The world’s financial leaders will renounce competitive devaluations and warn against exchange rate volatility, but they have not yet found a common stance on trade and protectionism, a draft statement of their meeting in Germany showed on Friday.
The finance ministers and central bank governors of the world’s 20 largest economies may struggle to present a united front on protectionism after the new administration of U.S. President Donald Trump began considering imposing a border tax that would make imports more expensive.
A G20 draft communique, which may still change and is to be published only on Saturday, also said that monetary policy will keep supporting growth and price stability but cannot alone lead to balanced economic growth.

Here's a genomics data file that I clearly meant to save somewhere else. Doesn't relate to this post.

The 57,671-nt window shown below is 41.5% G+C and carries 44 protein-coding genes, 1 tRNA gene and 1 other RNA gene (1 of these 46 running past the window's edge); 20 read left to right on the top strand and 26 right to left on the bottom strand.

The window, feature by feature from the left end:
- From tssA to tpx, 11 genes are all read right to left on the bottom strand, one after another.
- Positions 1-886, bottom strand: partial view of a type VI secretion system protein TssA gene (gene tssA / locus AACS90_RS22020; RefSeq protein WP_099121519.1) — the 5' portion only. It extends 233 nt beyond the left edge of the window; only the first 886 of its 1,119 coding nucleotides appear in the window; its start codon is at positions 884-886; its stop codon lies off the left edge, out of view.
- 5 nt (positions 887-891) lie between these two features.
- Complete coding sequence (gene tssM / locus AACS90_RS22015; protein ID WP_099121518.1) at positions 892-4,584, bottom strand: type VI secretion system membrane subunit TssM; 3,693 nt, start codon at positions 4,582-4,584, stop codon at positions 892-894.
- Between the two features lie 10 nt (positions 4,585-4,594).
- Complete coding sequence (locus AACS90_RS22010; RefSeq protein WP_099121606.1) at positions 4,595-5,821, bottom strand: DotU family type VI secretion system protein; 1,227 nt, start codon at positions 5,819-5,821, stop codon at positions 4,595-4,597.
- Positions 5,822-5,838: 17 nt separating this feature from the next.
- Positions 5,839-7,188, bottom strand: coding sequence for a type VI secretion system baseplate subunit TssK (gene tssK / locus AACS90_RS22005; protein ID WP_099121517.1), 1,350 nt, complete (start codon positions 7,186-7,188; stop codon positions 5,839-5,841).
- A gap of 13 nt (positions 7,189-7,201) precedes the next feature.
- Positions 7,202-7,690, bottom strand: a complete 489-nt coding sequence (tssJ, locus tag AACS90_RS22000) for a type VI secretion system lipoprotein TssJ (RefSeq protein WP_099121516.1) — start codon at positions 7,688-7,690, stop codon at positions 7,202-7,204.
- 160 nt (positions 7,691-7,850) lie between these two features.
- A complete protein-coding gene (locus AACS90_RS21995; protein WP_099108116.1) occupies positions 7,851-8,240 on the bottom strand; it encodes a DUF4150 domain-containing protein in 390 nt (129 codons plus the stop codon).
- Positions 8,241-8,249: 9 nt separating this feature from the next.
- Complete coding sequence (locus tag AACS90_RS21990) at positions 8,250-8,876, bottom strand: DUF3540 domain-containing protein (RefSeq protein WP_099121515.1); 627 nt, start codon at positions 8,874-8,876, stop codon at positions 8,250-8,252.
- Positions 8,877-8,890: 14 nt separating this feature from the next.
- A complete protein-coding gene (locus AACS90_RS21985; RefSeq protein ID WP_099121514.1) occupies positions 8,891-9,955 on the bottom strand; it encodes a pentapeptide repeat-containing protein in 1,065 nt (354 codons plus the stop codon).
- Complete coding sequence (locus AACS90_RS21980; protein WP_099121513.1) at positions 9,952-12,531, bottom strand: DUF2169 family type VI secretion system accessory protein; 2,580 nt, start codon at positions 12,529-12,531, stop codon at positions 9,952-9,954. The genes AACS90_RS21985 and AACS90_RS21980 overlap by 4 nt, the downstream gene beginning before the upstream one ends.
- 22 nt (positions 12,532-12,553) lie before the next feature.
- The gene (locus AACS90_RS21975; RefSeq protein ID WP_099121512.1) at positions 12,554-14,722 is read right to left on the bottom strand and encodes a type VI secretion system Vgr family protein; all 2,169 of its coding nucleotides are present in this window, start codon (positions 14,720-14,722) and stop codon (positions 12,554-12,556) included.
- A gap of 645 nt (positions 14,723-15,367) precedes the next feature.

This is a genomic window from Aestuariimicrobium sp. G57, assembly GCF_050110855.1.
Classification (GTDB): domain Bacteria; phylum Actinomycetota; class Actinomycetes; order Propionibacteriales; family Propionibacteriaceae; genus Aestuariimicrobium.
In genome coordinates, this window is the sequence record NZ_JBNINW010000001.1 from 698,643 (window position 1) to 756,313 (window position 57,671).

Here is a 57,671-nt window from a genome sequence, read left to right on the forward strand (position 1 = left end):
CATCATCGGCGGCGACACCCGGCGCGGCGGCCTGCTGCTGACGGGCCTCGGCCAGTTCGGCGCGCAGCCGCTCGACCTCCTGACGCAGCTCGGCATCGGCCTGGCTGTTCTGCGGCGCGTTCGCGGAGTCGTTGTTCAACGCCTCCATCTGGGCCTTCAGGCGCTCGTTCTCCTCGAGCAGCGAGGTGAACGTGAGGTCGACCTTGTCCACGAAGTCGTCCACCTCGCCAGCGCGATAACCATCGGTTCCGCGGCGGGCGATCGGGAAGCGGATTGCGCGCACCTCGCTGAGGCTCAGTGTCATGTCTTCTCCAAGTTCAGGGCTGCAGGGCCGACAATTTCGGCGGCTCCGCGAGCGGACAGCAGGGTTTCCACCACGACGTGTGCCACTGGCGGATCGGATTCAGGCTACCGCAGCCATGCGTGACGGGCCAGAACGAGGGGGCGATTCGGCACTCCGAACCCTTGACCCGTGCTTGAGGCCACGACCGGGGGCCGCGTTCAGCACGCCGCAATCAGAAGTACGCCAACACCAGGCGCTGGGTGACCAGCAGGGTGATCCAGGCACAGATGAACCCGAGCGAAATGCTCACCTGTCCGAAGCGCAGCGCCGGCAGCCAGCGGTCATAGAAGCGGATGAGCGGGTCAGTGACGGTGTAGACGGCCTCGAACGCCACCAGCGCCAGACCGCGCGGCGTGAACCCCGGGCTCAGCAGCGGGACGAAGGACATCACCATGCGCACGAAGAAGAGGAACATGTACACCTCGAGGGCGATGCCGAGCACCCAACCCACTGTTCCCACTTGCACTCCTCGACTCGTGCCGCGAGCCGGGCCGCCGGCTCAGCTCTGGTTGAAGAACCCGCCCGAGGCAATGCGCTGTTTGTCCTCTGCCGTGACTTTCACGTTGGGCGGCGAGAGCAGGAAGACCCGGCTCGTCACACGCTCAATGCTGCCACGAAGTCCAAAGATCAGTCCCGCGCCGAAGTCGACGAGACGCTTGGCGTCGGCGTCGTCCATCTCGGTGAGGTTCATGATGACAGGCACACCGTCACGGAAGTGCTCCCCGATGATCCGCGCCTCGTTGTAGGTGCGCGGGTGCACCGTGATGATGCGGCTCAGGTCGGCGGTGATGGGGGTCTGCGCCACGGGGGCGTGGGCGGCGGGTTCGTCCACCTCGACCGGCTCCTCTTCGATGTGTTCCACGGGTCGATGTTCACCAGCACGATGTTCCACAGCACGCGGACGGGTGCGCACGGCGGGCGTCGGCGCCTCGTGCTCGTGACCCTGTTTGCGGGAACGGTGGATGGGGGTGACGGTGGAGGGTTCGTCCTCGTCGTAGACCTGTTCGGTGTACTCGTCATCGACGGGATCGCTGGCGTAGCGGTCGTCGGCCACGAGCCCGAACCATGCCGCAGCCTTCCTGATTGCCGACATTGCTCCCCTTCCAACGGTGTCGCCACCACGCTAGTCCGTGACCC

“We reiterate that excess volatility and disorderly movements in exchange rates can have adverse implications for economic and financial stability,” the draft communique, seen by Reuters, said.
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